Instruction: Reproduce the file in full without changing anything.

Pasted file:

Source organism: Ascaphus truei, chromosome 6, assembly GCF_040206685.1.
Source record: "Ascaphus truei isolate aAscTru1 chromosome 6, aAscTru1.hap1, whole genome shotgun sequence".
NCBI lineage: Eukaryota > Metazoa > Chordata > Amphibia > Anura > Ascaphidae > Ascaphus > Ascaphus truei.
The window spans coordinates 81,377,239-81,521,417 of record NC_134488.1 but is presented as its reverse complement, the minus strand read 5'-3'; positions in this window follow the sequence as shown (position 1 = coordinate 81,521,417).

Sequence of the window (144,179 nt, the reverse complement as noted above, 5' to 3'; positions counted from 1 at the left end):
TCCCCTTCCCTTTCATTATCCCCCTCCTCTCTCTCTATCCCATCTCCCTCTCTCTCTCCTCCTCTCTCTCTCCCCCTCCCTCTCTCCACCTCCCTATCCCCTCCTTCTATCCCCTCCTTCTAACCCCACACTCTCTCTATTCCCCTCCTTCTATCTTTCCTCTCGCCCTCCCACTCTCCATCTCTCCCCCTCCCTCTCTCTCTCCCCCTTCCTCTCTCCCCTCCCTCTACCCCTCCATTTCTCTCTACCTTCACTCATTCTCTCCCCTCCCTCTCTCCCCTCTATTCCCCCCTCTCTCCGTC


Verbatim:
Source organism: Ascaphus truei, chromosome 6, assembly GCF_040206685.1.
Source record: "Ascaphus truei isolate aAscTru1 chromosome 6, aAscTru1.hap1, whole genome shotgun sequence".
NCBI lineage: Eukaryota > Metazoa > Chordata > Amphibia > Anura > Ascaphidae > Ascaphus > Ascaphus truei.
The window spans coordinates 81,377,239-81,521,417 of record NC_134488.1 but is presented as its reverse complement, the minus strand read 5'-3'; positions in this window follow the sequence as shown (position 1 = coordinate 81,521,417).

Sequence of the window (144,179 nt, the reverse complement as noted above, 5' to 3'; positions counted from 1 at the left end):
TCCCCTTCCCTTTCATTATCCCCCTCCTCTCTCTCTATCCCATCTCCCTCTCTCTCTCCTCCTCTCTCTCTCCCCCTCCCTCTCTCCACCTCCCTATCCCCTCCTTCTATCCCCTCCTTCTAACCCCACACTCTCTCTATTCCCCTCCTTCTATCTTTCCTCTCGCCCTCCCACTCTCCATCTCTCCCCCTCCCTCTCTCTCTCCCCCTTCCTCTCTCCCCTCCCTCTACCCCTCCATTTCTCTCTACCTTCACTCATTCTCTCCCCTCCCTCTCTCCCCTCTATTCCCCCCTCTCTCCGTC